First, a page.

Key processes in heavy element nucleosynthesis
Neutron capture involves a free neutron being captured by a nucleus. Because neutrons are electrically neutral, they do not have to overcome the Coulomb barrier, and merely require sufficient energy to be incorporated into the nucleus. However, because nuclei are so small (10-15 m across), the neutron has a small target to hit (the size of this target is referred to the neutron capture cross section). To achieve neutron capture, large numbers of neutrons are usually required, the quantity referred to as neutron flux. Beta decay[vii] is the process whereby a neutron within a nucleus is converted to a proton, releasing an electron and an anti-neutrino[viii]. Beta decay is central to heavy element nucleosynthesis, as it increases the proton number (Z) of a nuclei, allowing heavier elements to be constructed. The chart in Figure 2 is central to discussion of nucleosynthesis, and warrants some discussion. It plots the beta decay time frames for various nuclei configurations, with neutron count (N) on the horizontal axis, and proton number (Z) on the vertical. The beta decay time frame is a measure of a nuclei’s stability. The thin black line running through the chart is referred to as the valley of stability, and describes the proton/neutron configurations that form the most stable nuclear isotopes A N/Z combination either side of this line will decay towards it.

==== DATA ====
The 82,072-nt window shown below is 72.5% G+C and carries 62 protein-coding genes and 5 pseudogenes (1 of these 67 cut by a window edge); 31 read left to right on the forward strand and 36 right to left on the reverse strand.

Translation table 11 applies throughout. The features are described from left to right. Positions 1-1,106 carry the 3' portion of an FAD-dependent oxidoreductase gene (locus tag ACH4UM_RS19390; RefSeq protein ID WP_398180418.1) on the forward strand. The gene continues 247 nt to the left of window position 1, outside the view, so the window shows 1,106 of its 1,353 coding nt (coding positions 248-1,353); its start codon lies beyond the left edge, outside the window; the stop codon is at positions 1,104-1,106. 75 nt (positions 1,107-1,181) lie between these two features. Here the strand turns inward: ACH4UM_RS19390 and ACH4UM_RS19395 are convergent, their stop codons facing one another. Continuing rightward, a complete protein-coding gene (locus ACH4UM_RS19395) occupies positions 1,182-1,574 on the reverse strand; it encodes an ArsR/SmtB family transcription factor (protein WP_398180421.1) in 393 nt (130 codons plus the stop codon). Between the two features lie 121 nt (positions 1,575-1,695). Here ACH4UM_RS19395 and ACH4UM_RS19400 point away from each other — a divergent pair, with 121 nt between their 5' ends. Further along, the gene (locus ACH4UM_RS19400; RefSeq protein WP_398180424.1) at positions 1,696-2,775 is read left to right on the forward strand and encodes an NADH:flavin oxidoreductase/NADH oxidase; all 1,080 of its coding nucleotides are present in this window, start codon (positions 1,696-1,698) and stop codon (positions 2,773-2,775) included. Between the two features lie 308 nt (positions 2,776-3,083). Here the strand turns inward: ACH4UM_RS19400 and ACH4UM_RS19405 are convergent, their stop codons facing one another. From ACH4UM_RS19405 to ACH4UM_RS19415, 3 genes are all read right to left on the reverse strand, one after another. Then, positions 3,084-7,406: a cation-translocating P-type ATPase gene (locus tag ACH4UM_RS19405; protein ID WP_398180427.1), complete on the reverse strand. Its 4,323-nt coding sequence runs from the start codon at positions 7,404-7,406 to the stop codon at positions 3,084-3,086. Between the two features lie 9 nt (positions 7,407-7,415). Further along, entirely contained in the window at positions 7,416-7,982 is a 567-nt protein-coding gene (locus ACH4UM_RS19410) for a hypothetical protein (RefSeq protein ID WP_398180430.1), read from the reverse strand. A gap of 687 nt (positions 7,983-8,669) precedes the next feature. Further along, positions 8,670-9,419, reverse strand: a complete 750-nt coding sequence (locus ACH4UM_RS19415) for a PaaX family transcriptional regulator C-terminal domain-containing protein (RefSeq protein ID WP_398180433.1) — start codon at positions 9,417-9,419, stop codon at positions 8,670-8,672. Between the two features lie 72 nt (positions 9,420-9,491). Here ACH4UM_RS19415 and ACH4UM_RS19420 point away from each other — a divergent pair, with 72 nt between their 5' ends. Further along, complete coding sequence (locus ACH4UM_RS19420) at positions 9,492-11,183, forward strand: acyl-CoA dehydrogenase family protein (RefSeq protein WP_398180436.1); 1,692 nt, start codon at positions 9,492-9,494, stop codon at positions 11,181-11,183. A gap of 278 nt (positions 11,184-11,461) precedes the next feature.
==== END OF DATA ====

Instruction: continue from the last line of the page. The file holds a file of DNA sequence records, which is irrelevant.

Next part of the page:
Figure 2. Isotope stability of nuclei configurations[ix]
We can see that neutron capture will move a nuclei horizontally along the axis, and the further it moves horizontally from the valley of stability, the shorter the time scale before beta decay occurs. Beta decay, by increasing the proton number and reducing the neutron number, will shift the nucleus up and to the left, creating a different nuclei with the same atomic number. Finally, the right hand edge of the plotted area is referred to as the neutron drip feed line – the point at which nuclei will lose neutrons as quickly as they are gained – the theoretical saturation point for neutron capture. BBFH identified two processes that would lead to heavier element synthesis via neutron capture – the s-process and the r-process, referring to ‘slow’ and ‘rapid’ respectively. The key determinant of which process occurs is the relationship between time between neutron captures (Tn) and time between beta decay events (Tb). Tn is dependant on neutron flux, whereas Tb is dependant only on nuclear species. Predictions of s-process contribution to gold nucleosynthesis are about 5.8%, so our discussions of s-process will be limited.